Comcast’s Wild West Office

Comcast Silicon Valley, Sunnyvale, Bay Area, BCCI, Blitz, tech office, cool office space, Bay Area news, Silicon Valley real estate

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The cable and media giant expands its Sunnyvale center and prepares for the next chapter of innovation.

THIS ARTICLE WAS PUBLISHED IN THE ‘Q’ – THE REGISTRY’S PRINT PUBLICATION – IN APRIL 2014

By Neil Gonzales

[dropcap]J[/dropcap]ustin Miller wants his employees to run wild.

Wild with creativity, that is.

It helps that their workplace environment at Comcast Cable’s recently expanded Silicon Valley Innovation Center in Sunnyvale is particularly conducive to that goal, from the carpet’s quirky circuit-board pattern to conference rooms playfully named after songs and from the magnetic, writable walls to the cool exposed ceiling.

“Part of having an innovation center is to go crazy and free,” said Miller, general manager of Comcast Silicon Valley. The Innovation Center was launched in 2011 in 40,000 square feet at the Moffett Towers, 1050 Enterprise Way. It now has been expanded to 70,000 square feet on two floors.

Everywhere, the center’s design works to stimulate employees’ innovative technological juices, inspiring them to conceive, develop and deploy cutting-edge products that improve how people connect to entertainment, information and their communities. Here is where 250 engineers, product designers and other employees brainstorm to come up with next-generation cable boxes, fresh features in home automation and new mobile applications.

[quote]“Part of having an innovation center is to go crazy and free.” Justin Miller, general manager of Comcast Silicon Valley[/quote]

While the center is tech-centric, it also incorporates plenty of green elements, earning Gold certification from the Leadership in Energy and Environmental Design program of the U.S. Green Building Council.

designblitz-comcast1589 copyIncreasingly, companies in the Bay Area—especially in Silicon Valley—are going for such a workplace design that caters to employees’ creative and health-conscious sensibilities as a way to draw highly skilled talent in a competitive recruiting region and raise worker performance.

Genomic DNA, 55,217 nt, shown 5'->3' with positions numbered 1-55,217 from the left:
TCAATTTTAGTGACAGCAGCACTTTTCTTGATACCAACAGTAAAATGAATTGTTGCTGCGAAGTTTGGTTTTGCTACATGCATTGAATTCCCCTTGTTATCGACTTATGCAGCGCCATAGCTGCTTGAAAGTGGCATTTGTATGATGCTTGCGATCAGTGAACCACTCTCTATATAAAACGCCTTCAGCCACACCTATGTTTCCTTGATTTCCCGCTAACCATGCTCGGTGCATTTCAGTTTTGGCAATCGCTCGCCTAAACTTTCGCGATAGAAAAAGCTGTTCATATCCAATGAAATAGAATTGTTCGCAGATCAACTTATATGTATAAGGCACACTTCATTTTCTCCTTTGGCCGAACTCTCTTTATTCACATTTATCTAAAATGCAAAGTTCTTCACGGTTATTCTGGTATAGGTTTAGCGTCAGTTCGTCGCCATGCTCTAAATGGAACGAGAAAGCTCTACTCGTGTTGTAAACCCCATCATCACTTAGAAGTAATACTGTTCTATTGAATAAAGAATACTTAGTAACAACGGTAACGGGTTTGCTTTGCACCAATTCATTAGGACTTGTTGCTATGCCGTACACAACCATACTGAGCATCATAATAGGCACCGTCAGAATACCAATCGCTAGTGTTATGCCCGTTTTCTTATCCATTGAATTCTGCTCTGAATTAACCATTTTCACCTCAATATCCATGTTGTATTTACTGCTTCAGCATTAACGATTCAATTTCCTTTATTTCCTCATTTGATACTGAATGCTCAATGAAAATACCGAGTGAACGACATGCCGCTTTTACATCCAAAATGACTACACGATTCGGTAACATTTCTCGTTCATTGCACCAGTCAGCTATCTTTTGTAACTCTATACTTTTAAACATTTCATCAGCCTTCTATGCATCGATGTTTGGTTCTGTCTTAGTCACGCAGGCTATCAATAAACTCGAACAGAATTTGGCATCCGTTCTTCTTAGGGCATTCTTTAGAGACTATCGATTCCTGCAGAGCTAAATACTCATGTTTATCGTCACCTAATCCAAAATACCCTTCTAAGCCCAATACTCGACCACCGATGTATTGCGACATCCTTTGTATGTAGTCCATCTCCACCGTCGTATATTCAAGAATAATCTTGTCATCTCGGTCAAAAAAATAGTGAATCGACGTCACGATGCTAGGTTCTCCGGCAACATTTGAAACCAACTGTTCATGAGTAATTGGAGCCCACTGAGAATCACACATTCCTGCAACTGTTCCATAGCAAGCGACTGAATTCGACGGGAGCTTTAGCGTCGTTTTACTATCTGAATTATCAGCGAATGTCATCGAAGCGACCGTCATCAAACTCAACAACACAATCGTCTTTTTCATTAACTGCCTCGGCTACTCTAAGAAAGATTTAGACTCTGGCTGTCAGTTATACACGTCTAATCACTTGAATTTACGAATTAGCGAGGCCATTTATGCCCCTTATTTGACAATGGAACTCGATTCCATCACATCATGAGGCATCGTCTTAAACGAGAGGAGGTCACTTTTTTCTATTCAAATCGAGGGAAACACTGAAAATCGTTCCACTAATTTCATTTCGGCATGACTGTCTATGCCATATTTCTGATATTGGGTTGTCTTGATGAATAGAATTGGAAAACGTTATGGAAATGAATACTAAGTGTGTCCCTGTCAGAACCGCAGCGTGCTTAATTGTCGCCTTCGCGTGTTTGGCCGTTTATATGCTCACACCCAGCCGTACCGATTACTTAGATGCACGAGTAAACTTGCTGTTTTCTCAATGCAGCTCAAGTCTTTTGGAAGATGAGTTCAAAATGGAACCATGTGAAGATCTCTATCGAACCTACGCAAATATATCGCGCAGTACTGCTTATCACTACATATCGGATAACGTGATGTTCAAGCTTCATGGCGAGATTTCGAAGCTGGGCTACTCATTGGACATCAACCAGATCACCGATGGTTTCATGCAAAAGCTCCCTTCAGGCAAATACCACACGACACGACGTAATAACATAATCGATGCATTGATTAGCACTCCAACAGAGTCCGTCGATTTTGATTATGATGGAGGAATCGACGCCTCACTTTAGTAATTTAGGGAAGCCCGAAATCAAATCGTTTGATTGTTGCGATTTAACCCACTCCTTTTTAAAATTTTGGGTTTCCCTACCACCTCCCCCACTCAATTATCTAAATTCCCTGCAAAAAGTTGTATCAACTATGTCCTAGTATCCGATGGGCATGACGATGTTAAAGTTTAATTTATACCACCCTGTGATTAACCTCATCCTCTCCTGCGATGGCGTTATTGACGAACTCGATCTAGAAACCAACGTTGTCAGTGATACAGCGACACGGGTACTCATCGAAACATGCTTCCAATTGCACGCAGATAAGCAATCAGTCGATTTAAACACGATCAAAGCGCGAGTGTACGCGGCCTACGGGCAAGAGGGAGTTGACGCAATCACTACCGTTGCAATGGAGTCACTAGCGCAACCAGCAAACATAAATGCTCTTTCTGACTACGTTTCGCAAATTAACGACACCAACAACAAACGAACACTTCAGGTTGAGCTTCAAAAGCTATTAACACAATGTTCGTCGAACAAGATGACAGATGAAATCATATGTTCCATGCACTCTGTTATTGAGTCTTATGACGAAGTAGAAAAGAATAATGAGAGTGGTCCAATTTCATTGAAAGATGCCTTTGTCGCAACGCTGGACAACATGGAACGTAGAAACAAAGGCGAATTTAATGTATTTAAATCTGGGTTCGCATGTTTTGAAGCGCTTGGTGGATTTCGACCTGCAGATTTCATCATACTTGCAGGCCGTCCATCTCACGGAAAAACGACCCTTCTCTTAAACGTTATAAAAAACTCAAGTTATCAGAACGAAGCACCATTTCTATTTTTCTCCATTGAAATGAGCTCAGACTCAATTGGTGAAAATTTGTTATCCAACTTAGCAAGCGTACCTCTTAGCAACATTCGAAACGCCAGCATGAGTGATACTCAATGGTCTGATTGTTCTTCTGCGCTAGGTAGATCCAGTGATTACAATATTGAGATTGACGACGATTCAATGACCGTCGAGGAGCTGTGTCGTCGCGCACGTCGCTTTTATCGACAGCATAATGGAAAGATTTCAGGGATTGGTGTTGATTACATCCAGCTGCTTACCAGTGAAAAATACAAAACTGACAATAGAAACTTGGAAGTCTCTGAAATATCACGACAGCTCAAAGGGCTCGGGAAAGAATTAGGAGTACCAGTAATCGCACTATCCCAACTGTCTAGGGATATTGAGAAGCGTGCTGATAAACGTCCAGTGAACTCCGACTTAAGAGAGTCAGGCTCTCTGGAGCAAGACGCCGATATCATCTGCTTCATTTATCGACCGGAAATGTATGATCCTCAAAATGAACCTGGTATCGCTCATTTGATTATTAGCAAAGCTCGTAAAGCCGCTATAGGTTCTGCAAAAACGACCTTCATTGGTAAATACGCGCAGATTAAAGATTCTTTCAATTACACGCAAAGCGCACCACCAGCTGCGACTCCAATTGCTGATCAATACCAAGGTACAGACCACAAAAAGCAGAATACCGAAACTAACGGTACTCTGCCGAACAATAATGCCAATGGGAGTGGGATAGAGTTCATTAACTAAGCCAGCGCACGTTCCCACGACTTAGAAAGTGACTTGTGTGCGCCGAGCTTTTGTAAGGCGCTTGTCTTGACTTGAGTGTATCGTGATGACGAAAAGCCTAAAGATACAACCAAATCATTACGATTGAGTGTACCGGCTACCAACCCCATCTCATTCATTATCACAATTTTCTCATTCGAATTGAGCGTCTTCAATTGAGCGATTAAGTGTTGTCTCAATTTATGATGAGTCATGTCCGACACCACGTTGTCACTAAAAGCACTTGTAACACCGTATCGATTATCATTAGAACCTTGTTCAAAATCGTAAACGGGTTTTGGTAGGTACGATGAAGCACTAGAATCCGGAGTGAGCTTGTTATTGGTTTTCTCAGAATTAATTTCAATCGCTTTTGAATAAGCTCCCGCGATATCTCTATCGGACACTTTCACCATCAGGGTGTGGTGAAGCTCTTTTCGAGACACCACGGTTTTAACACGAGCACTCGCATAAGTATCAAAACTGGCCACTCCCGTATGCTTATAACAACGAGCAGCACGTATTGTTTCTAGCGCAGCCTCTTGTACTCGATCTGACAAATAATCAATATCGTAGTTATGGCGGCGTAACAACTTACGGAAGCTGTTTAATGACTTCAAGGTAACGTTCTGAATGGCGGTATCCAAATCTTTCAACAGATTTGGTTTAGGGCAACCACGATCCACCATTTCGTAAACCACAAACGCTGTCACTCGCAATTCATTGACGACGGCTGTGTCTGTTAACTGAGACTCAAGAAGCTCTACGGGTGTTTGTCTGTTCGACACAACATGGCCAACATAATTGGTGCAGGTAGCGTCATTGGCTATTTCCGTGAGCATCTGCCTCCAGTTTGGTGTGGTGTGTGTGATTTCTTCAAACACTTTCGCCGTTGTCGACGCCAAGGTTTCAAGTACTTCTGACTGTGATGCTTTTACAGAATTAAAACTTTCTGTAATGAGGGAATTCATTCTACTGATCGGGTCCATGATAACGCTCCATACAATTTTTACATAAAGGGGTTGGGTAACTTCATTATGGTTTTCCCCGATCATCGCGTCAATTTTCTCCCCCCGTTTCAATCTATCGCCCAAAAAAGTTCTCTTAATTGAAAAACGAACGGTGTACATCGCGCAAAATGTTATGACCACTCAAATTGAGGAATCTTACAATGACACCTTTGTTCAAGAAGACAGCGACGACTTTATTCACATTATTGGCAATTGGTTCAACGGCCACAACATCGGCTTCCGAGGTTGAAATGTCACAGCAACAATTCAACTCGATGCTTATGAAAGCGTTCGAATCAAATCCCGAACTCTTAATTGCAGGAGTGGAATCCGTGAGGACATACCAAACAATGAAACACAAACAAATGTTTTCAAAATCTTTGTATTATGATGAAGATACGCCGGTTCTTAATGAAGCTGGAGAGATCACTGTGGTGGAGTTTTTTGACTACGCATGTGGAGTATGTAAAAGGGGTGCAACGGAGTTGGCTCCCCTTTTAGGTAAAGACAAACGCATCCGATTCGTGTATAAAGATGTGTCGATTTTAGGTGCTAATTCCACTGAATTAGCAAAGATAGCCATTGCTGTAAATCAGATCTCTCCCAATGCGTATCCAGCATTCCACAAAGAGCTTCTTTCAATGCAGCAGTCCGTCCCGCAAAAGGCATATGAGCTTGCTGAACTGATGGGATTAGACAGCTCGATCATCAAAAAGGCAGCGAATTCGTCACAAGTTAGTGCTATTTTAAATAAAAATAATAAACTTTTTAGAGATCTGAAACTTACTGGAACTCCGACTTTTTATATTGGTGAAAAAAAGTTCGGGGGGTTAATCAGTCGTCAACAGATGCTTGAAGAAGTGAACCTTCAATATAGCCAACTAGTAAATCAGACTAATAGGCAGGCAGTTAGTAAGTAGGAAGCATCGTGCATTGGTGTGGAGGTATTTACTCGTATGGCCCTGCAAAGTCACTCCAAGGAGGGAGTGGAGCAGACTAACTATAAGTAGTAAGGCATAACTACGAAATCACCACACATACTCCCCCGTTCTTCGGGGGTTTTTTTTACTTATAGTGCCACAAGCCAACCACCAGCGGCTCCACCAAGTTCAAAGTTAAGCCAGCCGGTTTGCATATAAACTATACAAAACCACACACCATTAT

“It is one of the key things that differentiates the tech sector here from other places in the country,” said Randy Howder, a principal and workplace strategist at global design firm Gensler. “It’s something Bay Area companies continue to do whether it be environmentally sustainable projects or mixed services they provide employees or a variety of spaces to meet and collaborate.”

Recruiting and retaining talent in the Bay Area market is highly competitive, said Melissa Wallin, principal and CEO of Blitz, a San Francisco-based architecture and interior design firm that worked on the Innovation Center. “So it’s best to have a definite tool to get talent,” she said. Workplace design is a creative way to attract those top prospects.

One of the first design elements that a visitor notices upon walking into the center is a ceiling exposing structural beams, utility pipes and ventilation ducts. They crisscross one another above the30,000-square-foot first floor of the Moffett Towers office building.

“We wanted people’s ideas to soar,” Miller said of the open ceiling. “You need space for that” whereas a closed ceiling “feels corporate and rigid. It’s a grid. It’s not inspiring. You feel you have to conform.”

Just as open is the center’s floor plan, fostering a sense of collaboration as workers can see and talk with each other from their desks obstructed only by their large-screen Apple computers. The floor plan also allows employees at any desk to enjoy a window view and natural outside light.

The space features a bright color scheme with pockets of glossy red on the walls. “We went for vibrancy,” Miller said.

The lines of the circuit-patterned carpet are also red, serving as a kind of directional guide to different work or break rooms and nooks.

The work nooks are where teams of employees can meet on a specific project and feature glass walls on which they can write information, draw technical diagrams or post notes adhesively or magnetically. These nooks also have big-screen televisions that employees can use for project presentations and product demonstrations. “We have ‘pull-downs’ from the walls to access equipment to control what’s on the TVs,” Miller said.

Bay Area-based builder BCCI served as the general contractor for the expansion effort, whose cost was not disclosed, while the Urban Field Group, a San Francisco-based construction management company, was the project manager.

Being in Sunnyvale keeps the center close to the employees who live in the area and the high-caliber talent pool in Silicon Valley, Miller said. The center’s location is also near a Caltrain station and other amenities that benefit employees.

Preston Smalley, executive director of product at Comcast Silicon Valley, praised the expanded center. “This space fosters a lot of collaboration because you have a lot of open areas,” Smalley said. “Engineers sit next to designers, who sit next to product managers. It allows you to come together and together build a product. You don’t have the traditional silos where people sit behind walls.”

Photography by Jasper Sanidad

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